Concluding thoughts

The AnalyticsWeek staff concludes, “Cognitive automation creates new efficiencies and improves the quality of business at the same time. As organizations in every industry are putting cognitive automation at the core of their digital and business transformation strategies, there has been an increasing interest in even more advanced capabilities and smart tools.” On the other hand, Reed believes some caution is advised. He explains, “I worry about the phrase ‘Robotic Process Automation,’ as I think it somehow implies that there is some type of advanced machine intelligence going on with these projects. The vast majority of the intelligence in today’s ‘intelligent process automation’ is being provided by the humans that design proper RPA scenarios.” He’s correct. Basic RPA is not about learning, it’s about executing set rules. CPA, on the other hand, adds learning into the mix; however, enterprises are only standing on the threshold of a new era in which CPA may play a more significant role.

Footnotes
[1] Jon Reed, “Robotic process automation rides the Coronavirus hype cycle – but where exactly are the use cases?” Diginomica, 4 May 2020.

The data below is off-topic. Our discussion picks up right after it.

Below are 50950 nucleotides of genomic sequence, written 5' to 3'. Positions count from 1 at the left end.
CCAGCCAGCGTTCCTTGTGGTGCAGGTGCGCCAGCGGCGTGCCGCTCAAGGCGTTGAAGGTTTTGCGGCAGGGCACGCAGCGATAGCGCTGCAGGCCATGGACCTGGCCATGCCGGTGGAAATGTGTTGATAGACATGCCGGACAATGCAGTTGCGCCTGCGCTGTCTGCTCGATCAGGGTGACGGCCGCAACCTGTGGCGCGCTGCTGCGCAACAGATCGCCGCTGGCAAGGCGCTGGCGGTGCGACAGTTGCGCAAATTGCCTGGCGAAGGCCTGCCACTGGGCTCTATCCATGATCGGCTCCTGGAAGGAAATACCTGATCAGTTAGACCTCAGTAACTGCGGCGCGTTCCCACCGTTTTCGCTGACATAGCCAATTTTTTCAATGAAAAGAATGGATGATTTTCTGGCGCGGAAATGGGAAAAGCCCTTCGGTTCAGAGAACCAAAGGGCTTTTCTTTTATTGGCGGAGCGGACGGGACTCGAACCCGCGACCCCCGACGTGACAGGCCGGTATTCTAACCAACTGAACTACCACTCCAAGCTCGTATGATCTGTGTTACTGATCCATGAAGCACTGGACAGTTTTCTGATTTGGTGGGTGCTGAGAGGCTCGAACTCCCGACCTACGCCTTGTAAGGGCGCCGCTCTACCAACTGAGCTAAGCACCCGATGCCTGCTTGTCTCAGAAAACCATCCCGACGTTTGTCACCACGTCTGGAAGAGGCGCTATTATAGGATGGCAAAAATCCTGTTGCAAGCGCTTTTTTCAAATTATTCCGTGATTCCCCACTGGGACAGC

[2] Irving Wladawsky-Berger, “RPA Provides a Lightweight, Agile Approach to Automation,” The Wall Street Journal, 10 August 2018.
[3] Bob Violino, “RPA market projected to grow by over 60% as firms look for new business efficiencies,” Information Management, 5 October 2018.
[4] Peter Gutierrez, “Making AI and robotics work for your business,” IoT Hub, 12 October 2016.
[5] Versha Gupta, “All You Need To Know About (RPA) Robotic Process Automation,” Hi-Techgazette, 27 August 2018.
[6] Dick Weisinger, “Robotic Process Automation: It’s Not the Future,” Formtek, 8 May 2020.
[7] Jim Sinur, “The Potential Of AI & RPA Together,” Forbes, 24 March 2020.
[8] Staff, “What is Cognitive Automation?AnalyticsWeek, 7 may 2020.